TOPEKA, Kan. (AP) -- Groups representing Kansas retirees want state lawmakers to provide annual cost-of-living increases in pension benefits for former teachers and government workers.
The Kansas Coalition of Public Retirees notes in a recent report that the last such adjustment for all retirees was in 1998. The report suggests tying increases in benefits to the consumer price index. The coalition includes 39 organizations.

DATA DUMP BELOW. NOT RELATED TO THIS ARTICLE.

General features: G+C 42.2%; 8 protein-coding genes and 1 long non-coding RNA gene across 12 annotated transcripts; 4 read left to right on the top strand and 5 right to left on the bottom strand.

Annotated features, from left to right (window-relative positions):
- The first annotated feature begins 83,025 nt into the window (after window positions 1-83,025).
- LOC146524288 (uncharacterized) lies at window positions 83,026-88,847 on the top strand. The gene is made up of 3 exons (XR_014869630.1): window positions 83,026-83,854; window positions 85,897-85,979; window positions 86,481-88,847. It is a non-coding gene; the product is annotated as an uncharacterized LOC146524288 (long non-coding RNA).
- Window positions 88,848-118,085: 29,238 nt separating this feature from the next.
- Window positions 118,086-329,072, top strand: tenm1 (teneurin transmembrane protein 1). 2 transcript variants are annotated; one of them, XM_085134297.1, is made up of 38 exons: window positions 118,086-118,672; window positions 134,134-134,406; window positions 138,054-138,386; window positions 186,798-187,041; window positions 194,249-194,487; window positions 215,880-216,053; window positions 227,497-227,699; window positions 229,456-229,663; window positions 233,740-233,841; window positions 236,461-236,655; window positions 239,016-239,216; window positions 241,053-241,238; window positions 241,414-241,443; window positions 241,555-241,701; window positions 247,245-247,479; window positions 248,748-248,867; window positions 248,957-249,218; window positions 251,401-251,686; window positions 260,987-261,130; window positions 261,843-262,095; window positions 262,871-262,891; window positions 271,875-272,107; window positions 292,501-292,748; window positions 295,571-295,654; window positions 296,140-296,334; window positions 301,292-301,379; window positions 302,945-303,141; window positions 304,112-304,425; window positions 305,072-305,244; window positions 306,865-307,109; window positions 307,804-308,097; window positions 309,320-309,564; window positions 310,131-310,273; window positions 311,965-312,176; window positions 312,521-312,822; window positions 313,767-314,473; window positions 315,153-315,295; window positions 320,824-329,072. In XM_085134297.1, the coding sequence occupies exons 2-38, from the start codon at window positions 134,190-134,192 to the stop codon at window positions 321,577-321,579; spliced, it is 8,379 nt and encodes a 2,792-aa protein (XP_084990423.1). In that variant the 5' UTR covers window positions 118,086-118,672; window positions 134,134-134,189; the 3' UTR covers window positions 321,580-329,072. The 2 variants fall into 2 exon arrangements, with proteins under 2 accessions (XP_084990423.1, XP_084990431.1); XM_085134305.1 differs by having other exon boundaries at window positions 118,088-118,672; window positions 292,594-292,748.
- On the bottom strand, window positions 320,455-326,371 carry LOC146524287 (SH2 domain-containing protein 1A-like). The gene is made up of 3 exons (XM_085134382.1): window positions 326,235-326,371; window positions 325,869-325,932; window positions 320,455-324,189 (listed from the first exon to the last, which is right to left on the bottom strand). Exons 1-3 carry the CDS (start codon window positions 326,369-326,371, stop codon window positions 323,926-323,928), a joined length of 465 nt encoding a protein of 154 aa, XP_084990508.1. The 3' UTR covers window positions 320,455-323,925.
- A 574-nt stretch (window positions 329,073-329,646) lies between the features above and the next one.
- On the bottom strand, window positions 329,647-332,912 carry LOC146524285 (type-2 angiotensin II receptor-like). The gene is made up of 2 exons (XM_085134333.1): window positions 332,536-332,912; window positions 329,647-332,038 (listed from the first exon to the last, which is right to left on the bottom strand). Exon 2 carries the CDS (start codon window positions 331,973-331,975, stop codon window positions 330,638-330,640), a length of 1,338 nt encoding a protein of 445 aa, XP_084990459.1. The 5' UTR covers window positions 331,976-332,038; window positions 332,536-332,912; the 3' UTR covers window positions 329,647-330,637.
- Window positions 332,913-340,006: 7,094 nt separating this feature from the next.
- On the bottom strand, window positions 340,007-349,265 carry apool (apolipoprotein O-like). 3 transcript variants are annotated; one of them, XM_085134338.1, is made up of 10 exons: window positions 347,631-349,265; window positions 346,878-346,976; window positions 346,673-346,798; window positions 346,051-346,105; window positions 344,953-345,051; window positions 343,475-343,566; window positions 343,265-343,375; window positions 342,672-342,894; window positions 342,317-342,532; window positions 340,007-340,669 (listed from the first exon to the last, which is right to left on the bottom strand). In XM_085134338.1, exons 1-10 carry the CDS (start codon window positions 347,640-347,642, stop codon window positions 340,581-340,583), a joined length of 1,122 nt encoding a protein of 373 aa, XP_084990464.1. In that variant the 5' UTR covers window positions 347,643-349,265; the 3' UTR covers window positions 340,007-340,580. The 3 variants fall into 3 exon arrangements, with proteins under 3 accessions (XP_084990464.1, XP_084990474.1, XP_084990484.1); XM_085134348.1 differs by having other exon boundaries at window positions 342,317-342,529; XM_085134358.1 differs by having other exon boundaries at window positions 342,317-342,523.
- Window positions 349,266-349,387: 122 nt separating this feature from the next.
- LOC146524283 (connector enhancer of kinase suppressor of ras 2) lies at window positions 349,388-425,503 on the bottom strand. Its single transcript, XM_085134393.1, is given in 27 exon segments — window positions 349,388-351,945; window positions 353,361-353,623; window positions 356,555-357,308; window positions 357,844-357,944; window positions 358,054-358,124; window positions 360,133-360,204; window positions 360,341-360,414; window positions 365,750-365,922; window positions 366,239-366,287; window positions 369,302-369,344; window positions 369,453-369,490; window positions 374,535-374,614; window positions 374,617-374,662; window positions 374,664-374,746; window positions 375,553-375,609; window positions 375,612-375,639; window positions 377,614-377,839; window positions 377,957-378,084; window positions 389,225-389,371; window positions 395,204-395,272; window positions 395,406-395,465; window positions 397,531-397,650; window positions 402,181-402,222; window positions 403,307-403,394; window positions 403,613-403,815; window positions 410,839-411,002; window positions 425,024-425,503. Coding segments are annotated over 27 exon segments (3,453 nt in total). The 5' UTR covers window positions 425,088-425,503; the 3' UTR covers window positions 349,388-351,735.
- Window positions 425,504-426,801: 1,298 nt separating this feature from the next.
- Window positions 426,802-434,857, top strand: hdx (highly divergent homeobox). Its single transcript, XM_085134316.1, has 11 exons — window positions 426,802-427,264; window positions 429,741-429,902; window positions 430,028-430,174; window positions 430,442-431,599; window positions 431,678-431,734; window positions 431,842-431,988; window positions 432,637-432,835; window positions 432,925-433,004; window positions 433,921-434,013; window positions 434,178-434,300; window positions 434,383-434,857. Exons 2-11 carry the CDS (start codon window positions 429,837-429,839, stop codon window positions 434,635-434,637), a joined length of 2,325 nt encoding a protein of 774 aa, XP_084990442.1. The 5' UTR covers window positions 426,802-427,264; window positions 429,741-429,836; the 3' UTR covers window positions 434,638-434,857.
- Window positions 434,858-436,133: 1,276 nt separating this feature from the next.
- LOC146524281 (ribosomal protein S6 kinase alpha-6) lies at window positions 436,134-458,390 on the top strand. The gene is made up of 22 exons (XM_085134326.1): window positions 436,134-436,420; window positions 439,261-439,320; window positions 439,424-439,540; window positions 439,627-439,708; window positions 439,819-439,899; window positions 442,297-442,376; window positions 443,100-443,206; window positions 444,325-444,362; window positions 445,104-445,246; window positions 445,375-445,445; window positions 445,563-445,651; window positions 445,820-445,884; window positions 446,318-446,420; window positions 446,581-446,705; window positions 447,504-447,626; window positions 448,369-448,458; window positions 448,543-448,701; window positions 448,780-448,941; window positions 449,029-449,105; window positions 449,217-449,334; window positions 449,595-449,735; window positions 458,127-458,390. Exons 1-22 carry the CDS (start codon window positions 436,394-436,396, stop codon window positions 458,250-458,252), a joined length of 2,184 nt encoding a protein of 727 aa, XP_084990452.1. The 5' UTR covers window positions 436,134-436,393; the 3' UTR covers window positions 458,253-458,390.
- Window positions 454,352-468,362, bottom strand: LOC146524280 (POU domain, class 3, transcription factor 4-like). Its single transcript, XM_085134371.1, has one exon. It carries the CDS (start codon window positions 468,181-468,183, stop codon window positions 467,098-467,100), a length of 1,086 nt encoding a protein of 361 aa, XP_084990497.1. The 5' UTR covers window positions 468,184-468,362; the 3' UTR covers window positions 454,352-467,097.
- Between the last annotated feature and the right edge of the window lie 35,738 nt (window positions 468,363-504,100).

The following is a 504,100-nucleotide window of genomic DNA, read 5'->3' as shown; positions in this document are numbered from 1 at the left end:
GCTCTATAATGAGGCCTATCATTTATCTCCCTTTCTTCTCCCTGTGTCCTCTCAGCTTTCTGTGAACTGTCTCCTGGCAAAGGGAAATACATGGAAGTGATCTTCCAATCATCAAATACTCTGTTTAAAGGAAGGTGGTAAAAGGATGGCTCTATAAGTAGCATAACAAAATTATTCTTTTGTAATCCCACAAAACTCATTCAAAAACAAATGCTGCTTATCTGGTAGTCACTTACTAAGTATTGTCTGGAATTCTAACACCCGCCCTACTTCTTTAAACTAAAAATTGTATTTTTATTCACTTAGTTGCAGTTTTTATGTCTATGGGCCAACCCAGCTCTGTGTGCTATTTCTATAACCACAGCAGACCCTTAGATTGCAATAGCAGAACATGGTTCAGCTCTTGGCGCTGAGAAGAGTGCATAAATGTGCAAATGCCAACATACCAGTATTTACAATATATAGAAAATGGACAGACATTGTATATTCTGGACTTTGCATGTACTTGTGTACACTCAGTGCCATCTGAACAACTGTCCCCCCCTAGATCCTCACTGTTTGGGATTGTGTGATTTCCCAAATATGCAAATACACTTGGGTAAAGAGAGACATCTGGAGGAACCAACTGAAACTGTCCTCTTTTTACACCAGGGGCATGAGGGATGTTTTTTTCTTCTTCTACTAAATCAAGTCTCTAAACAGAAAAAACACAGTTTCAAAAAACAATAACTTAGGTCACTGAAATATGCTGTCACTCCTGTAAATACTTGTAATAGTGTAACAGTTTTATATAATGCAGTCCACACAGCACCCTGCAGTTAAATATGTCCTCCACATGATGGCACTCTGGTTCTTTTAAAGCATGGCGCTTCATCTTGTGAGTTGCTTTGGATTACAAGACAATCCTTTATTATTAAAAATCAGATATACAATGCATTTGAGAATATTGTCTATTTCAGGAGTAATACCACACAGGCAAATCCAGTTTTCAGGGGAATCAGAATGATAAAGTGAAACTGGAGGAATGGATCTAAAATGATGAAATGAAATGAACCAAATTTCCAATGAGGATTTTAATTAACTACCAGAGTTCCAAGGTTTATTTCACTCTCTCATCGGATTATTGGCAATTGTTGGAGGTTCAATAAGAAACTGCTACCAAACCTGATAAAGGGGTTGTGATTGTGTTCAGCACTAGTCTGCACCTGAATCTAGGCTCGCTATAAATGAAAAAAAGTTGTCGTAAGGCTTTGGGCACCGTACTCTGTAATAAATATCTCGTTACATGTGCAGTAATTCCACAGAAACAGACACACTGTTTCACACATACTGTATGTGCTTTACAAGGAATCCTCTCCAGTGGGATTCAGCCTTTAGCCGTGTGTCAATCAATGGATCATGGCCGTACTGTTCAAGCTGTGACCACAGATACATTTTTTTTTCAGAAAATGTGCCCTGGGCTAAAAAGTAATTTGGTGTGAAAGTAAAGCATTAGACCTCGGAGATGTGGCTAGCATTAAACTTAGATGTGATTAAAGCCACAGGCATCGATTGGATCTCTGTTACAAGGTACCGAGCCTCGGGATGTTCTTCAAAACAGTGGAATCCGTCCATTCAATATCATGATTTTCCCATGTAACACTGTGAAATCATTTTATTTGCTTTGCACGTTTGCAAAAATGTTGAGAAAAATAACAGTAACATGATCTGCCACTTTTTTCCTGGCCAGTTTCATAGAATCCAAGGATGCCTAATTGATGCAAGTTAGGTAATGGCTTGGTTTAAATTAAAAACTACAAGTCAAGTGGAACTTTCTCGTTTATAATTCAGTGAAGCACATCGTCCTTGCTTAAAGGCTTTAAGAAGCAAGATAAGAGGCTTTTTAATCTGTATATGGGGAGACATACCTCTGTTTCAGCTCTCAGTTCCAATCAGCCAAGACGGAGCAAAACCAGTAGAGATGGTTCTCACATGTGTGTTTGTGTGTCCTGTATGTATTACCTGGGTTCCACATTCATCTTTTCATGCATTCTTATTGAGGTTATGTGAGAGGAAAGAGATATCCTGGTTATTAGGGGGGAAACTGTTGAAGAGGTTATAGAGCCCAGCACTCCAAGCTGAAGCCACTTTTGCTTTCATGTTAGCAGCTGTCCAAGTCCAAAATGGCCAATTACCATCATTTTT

However, its proposal isn't likely to get much traction with the Republican-controlled Legislature.
The Kansas Public Employees Retirement System projects a gap of $9.2 billion between anticipated revenues and benefits promised to retirees from now until 2033.
State Sen. Jeff King says it would be irresponsible to grant cost-of-living increases without boosting KPERS revenues. The Independence Republican helped write a law this year designed to attack the long-term funding gap.
- Politics & Government
- Retirement Issues